We all know the story taught by primary schools in America has been, to put it mildly, embellished. The story of the pilgrims, the native tribes and the eventual first Thanksgiving may not have been an outright lie, but like a historical game of "telephone," the facts got distorted along the way.
Truth be told, it didn't need to be.
The real story of how the English settlers met and interacted with local tribes is way more interesting than how your school probably taught it. From the moment a man named Samoset first greeted the colonists by asking for beer in perfect English until the American South began to see pumpkin pie as an act of northern aggression, Thanksgiving has never been what your fifth-grade teacher made it out to be.
Thanks, Mrs. Clark.
First of all, the menu was drastically different. I don't know how sweet potatoes (introduced to North America in the mid-1700s), cranberry sauce (first turned into a sauce in 1670) or green bean casserole (created by the Campbell's soup company in 1955) made it onto our traditional Thanksgiving table, but I give thanks for mashed potatoes making the cut, despite not being introduced to the colonies until 1750.
The real menu was better in some ways, worse in others.
Only two documents detailing the menu survive from 1621. They mention "waterfowl," which likely means ducks, geese and/or swans were the bird of the day. In the traditional style of terrible English cooking, they were all likely boiled at the first Thanksgiving and perhaps turned into pies.
Since the Wampanoag were a coastal people, it's likely that mussels, dried fish, lobsters and maybe even seals were included in the feast. Those early documents also say that venison and "Indian corn" were served at the first adult's table.
Another bird likely served at the first Thanksgiving was the eagle, but you can't have the earliest American settlers boiling the symbol of the United States as part of Thanksgiving’s origin story. Killing bald eagles for food (or any reason) is also illegal.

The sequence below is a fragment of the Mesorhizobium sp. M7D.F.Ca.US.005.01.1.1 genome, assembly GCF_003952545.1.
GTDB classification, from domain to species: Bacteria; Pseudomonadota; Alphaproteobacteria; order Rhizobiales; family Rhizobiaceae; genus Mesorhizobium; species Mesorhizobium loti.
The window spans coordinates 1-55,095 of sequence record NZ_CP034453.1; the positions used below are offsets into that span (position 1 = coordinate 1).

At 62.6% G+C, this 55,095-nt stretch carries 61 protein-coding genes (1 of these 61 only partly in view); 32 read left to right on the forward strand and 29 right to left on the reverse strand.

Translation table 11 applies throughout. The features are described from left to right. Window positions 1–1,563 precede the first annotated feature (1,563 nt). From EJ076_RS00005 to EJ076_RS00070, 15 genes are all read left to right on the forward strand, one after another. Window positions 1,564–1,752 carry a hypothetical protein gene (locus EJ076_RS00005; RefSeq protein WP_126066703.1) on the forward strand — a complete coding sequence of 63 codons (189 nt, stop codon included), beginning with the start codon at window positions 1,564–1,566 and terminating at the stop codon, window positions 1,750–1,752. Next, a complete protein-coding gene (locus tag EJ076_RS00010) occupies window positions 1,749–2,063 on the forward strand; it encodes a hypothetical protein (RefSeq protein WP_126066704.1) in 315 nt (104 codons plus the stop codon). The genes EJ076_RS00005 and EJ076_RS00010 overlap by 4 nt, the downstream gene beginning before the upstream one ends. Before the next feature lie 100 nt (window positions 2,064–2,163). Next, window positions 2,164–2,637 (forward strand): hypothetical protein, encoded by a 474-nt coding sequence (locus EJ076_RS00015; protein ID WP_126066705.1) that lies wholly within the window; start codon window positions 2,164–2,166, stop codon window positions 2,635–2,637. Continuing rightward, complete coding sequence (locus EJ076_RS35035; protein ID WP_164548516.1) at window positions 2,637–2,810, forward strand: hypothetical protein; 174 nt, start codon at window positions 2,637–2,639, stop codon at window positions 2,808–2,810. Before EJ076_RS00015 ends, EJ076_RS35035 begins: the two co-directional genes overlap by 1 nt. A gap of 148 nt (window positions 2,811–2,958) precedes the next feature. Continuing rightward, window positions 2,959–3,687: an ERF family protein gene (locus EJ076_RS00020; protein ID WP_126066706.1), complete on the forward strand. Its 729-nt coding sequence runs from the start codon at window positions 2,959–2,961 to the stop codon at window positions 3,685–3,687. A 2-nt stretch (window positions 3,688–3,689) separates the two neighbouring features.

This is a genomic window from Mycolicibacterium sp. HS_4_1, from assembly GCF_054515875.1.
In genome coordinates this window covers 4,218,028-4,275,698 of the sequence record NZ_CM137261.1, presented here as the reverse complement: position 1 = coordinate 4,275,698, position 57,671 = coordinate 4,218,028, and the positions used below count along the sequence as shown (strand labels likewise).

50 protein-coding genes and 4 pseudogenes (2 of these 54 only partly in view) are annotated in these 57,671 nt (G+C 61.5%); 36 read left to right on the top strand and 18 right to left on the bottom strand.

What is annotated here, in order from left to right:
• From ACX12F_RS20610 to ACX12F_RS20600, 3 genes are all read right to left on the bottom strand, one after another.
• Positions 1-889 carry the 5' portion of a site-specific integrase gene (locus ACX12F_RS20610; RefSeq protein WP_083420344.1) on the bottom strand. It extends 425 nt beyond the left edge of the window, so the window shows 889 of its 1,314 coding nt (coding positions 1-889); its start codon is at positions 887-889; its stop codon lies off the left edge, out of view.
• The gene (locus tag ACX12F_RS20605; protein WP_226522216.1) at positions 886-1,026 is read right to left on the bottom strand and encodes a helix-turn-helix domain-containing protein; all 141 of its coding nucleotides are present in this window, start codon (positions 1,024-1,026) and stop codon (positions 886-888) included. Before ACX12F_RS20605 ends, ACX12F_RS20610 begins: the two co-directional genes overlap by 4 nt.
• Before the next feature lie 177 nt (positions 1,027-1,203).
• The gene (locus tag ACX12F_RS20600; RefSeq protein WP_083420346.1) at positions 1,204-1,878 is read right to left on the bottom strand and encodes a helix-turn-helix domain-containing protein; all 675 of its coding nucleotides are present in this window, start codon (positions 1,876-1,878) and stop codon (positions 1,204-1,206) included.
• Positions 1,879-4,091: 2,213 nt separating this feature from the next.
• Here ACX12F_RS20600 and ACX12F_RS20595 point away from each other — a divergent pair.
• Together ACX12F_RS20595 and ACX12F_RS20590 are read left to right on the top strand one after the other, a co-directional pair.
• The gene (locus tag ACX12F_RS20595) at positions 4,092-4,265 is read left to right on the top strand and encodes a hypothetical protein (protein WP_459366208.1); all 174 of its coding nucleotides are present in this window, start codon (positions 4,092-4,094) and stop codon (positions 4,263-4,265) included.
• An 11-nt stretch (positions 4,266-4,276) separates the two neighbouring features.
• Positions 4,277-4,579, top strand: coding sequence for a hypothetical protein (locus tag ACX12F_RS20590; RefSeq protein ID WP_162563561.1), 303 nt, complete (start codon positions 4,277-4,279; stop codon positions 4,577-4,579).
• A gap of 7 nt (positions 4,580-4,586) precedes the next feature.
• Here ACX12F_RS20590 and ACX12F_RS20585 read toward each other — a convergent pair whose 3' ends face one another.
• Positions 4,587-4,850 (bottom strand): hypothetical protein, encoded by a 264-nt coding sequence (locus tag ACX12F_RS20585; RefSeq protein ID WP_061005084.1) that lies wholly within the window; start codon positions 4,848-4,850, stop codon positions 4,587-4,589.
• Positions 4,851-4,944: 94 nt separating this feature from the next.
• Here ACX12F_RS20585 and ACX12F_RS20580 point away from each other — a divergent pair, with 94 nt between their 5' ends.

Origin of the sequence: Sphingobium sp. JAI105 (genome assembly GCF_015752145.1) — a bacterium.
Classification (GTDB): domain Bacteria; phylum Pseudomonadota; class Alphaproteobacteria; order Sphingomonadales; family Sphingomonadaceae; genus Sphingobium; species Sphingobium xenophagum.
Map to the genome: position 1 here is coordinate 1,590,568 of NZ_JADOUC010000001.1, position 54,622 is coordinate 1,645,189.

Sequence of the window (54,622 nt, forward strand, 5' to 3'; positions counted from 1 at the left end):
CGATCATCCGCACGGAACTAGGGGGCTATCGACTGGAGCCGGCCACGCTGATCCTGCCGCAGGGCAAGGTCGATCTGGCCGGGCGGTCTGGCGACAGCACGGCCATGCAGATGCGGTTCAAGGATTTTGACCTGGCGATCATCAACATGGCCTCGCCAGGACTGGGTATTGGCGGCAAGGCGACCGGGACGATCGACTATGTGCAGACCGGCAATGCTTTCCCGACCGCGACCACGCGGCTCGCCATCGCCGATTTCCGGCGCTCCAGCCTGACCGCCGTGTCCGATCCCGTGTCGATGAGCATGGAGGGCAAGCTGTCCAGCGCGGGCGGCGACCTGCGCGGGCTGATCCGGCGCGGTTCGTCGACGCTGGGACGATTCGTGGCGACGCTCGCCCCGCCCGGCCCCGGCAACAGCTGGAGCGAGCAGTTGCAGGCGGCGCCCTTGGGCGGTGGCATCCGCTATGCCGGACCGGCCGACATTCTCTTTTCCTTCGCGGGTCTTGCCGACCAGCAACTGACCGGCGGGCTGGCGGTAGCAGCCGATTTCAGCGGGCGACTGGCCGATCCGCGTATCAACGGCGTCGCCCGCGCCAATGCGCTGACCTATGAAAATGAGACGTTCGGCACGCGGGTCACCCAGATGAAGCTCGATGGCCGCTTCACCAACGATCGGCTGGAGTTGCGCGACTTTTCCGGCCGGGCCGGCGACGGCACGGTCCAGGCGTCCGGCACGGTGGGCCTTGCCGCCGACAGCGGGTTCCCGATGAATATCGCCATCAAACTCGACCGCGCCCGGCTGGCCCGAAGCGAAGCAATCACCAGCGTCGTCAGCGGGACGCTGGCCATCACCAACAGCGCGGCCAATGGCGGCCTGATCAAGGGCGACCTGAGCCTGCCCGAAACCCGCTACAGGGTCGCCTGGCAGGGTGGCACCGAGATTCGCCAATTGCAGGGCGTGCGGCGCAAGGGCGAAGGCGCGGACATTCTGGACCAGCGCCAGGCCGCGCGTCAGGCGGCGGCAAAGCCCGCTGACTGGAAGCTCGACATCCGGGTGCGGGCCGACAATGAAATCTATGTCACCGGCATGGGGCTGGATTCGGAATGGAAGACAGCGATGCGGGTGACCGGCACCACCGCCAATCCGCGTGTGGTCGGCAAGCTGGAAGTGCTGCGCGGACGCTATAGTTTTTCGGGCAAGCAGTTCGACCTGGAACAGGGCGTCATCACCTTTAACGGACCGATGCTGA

The first Thanksgiving was actually not really celebrated as a regular national holiday until the Civil War, and even then, there was a lot of contention surrounding where and when that Thanksgiving actually happened. Before then, a national day of giving thanks was declared by the president of the United States.
What can be considered the first U.S. Thanksgiving holiday came in 1777, as a celebration for the Continental Army's surprise victory against the British at the Battle of Saratoga. At the request of the Continental Congress, George Washington declared the day in December of that year. Given everything we know about the father of our country, rum was probably served.
In April 1789, Washington became the first president of the United States, and by October, he declared Nov. 26 to be the country's first Thanksgiving Day to celebrate God's assistance in the war for independence. He would declare another in 1795, during his second term.
Future presidents adopted the right to declare days of Thanksgiving. James Madison declared a national Thanksgiving to recognize the end of the War of 1812. By 1846, a movement of Americans began to call for a permanent national Thanksgiving holiday, a movement that didn't catch on until a large part of the country was trying not to be part of the country.
In 1863, in the middle of the Civil War, President Abraham Lincoln declared the last Thursday in November as a national day of Thanksgiving. It was a means of thanking the almighty for what success that Union cause saw as the war began to turn in its favor. He was also grateful that foreign powers had not intervened for the southern cause.
The new holiday took the place of Evacuation Day, which was celebrated nationally despite not being an actual recognized holiday. It began as a local celebration of the British evacuation from Manhattan Island.
But even though Thanksgiving was a holiday intended to bring Americans together, it initially ignited a culture war before Lincoln even made it a holiday. One of the staple foods of the movement to create the new holiday was pumpkin pie, a New England tradition. Southerners saw pumpkin pie as an act of aggression to impart northern values on the South.
After the war, President Ulysses S. Grant made Thanksgiving a national holiday for Washington but left it to governors to declare the holidays in their states. Few former Confederates forgot the North's pumpkin-pie aggression, and many refused to acknowledge it. It took a long time for Thanksgiving to catch on. Still, U.S. presidents would declare the last Thursday in November as Thanksgiving year after year.
What finally bridged the divide between North and South on Thanksgiving Day? Football. Although the Green Bay Packers wouldn't be founded until 1919 and the Detroit Lions wouldn't appear until 1929, it was high school and college football rivalries toward the end of November that finally made the South give in to giving thanks. That tradition brings us together to this day.
In 1941, Congress and President Franklin Roosevelt finally signed Thanksgiving Day into law, making it a federal holiday on the last Thursday in November. The legislation contained no specific mention of football, pumpkin pie or boiled eagles.
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